Shinzo Abe, Japan's prime minister and president of the ruling Liberal Democratic Party (LDP), gestures as he speaks during a news conference at the party's headquarters in Tokyo, Japan, on Monday, Dec. 15, 2014. Prime Minister Shinzo Abe claimed a mandate for his economic program after his gamble on early elections paid off with a sweeping victory that forced the leader of the opposition to resign. (Kiyoshi Ota/Bloomberg)

SHINZO ABE has made, at best, only modest progress in reviving the Japanese economy during his two years as prime minister. But his bet that voters would agree with him that there’s no alternative to his policies paid off in a snap election Sunday. Despite a low turnout, his governing coalition won a two-thirds majority in the Diet’s lower house, which allows it to sweep aside opposition to its legislation. Mr. Abe, the 17th Japanese prime minister in 25 years, could become one of the longest-serving, with up to four more years added to his term.

The victory could give Mr. Abe the political impetus to press forward with reforms that have stalled — provided he is not blocked by special interests within his party or distracted by his nationalist political tendencies. So far, monetary loosening by the central bank and stimulus spending by the government have boosted the stock market and triggered a devaluation of the yen that has, in turn, delivered big profits to exporting companies such as Toyota. But the incomes of most Japanese are stagnant, while a consumption tax increase this year pushed the economy into a recession.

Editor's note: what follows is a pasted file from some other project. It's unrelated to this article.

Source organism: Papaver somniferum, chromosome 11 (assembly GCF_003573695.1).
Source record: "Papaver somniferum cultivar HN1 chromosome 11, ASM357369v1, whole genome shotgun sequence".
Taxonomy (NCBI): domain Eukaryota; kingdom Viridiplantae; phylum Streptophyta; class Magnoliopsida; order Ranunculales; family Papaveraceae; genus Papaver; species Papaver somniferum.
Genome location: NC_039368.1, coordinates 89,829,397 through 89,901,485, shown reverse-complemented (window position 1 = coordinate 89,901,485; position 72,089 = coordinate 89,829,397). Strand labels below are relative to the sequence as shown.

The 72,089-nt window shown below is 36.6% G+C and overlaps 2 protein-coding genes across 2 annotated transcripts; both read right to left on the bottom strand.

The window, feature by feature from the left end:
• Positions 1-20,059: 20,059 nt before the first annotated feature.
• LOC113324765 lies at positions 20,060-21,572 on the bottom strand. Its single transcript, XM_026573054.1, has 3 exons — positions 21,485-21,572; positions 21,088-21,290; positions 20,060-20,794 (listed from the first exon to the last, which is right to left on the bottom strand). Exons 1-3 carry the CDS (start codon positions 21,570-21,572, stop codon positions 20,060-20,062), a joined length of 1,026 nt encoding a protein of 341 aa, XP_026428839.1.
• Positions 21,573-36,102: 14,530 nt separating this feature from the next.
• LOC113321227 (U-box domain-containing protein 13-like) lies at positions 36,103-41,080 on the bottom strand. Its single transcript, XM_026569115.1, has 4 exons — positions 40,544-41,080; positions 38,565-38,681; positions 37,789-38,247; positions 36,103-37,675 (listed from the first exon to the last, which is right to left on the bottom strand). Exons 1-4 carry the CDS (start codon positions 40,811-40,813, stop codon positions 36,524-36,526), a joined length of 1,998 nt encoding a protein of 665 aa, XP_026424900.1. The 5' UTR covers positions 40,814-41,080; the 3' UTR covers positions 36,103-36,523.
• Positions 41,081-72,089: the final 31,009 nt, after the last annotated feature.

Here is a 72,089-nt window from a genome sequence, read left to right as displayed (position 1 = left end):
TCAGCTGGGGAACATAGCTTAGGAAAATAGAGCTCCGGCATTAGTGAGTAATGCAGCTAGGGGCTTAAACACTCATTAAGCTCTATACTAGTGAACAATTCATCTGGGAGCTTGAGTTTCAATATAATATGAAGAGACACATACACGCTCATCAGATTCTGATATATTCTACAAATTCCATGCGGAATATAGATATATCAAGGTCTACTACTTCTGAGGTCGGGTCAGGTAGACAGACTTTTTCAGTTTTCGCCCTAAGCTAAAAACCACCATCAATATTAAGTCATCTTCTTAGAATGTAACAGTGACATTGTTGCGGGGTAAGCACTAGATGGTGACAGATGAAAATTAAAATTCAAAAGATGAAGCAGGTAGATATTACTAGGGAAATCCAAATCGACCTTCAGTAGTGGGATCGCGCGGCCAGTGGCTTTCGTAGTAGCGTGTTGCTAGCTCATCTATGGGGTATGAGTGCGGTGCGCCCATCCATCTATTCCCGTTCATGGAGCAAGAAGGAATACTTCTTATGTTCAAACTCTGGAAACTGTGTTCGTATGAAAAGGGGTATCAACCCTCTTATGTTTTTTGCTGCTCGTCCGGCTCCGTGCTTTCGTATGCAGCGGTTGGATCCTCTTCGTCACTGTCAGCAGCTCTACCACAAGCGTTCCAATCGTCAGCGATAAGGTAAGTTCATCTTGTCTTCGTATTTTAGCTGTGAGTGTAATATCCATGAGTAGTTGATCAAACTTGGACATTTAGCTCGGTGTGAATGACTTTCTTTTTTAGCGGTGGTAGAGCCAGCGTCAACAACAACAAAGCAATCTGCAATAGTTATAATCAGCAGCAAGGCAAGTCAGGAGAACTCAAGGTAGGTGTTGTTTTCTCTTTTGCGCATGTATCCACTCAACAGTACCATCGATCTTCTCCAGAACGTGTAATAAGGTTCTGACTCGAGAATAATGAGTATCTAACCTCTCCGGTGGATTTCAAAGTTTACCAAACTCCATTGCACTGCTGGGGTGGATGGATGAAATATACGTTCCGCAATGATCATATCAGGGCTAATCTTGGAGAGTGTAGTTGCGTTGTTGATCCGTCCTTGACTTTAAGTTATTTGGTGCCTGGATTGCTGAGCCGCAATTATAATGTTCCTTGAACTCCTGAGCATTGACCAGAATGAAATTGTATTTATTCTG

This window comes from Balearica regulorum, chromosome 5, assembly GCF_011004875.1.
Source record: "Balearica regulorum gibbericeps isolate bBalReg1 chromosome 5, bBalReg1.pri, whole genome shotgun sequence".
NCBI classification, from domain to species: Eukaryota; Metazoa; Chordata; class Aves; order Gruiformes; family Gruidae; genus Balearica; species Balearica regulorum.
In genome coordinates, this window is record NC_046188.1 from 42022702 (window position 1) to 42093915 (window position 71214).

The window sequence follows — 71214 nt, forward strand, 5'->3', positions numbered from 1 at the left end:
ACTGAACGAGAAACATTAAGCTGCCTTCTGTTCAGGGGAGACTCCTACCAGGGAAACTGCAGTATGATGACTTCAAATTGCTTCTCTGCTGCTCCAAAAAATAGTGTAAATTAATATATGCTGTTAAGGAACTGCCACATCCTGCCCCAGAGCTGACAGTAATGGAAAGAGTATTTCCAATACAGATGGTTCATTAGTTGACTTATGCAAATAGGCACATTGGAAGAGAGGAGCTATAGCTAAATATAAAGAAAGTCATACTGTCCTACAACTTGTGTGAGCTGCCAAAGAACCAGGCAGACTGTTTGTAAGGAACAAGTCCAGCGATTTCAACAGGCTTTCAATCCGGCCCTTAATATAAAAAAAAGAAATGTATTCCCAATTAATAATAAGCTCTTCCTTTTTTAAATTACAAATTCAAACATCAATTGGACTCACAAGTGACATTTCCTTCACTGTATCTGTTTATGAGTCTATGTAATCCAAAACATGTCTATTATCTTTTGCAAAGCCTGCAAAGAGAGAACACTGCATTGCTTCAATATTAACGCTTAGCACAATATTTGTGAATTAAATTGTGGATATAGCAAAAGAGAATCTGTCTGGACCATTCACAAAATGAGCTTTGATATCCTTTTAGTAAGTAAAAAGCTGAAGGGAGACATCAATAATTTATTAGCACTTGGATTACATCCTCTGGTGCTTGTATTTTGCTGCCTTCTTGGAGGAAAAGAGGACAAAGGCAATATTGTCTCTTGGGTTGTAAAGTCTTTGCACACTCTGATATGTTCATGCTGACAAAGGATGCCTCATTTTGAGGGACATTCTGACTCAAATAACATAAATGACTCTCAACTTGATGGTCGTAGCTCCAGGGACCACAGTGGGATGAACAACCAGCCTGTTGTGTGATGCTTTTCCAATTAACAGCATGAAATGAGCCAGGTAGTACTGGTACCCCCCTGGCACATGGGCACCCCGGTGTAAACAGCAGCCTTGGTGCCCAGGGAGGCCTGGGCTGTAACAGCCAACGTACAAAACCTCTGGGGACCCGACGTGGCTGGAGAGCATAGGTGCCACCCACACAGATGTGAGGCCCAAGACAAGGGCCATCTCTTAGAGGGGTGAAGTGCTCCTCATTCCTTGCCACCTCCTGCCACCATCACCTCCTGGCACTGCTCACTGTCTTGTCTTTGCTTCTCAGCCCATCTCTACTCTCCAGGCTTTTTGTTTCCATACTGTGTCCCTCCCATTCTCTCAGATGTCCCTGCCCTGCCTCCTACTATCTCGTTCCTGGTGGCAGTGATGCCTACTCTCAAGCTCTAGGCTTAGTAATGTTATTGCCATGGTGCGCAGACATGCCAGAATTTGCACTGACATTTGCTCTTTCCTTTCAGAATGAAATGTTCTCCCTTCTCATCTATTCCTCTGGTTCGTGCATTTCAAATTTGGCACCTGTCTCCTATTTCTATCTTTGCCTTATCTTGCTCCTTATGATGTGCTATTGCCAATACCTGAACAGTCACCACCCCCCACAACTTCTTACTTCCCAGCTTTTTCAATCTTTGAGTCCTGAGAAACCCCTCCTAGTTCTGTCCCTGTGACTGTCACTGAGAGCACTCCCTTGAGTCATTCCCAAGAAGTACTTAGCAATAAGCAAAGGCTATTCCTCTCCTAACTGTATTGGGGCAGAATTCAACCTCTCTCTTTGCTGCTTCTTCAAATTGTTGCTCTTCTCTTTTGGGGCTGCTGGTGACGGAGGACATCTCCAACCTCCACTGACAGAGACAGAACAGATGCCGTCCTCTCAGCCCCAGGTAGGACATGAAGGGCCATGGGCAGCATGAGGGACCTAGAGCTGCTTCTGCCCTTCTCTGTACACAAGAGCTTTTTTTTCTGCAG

Most important, the “third arrow” of Mr. Abe’s platform, structural economic reform, has yet to progress very far. The prime minister pledged in a post-election news conference to pressure companies to raise salaries, but a more effective, if less populist, action would be the passage of labor reforms to make hiring and firing easier.

Similarly, Mr. Abe could accomplish a large piece of restructuring by completing free-trade agreements, including the Trans-Pacific Partnership with the United States and 10 other nations. The prime minister and his top aides have been saying they want to do just that — but in a key negotiating session with the United States in September, Tokyo offered no meaningful concessions in the critical area of agricultural subsidies.

Mr. Abe had some reason to hold back, since President Obama was unable to win trade promotion authority from Congress, which will be needed for U.S. ratification of the TPP. But Mr. Abe’s renewed mandate and the Republican takeover of the U.S. Senate should change that calculus. Trade is one area where the incoming Senate majority leader, Mitch McConnell (R-Ky.), and Mr. Obama appear inclined to cooperate. A clear signal that Tokyo is ready to move forward with the TPP — in the form of a more realistic position on agriculture — could help spur the new Congress to grant that authority.

Mr. Abe may be tempted to diverge, as he has before, from the hard work of economic reform to a more divisive nationalist agenda. A useful reinterpretation of the constitution that would allow Japanese military forces more leeway in defending allies requires implementing legislation in parliament, which the government can be expected to seek. But Mr. Abe would be wise to avoid more political acts, like his visit a year ago to a shrine where Japanese war criminals are among those memorialized. Mr. Abe’s ambitions for a revitalized Japan will depend above all on the nation’s renewed economic health.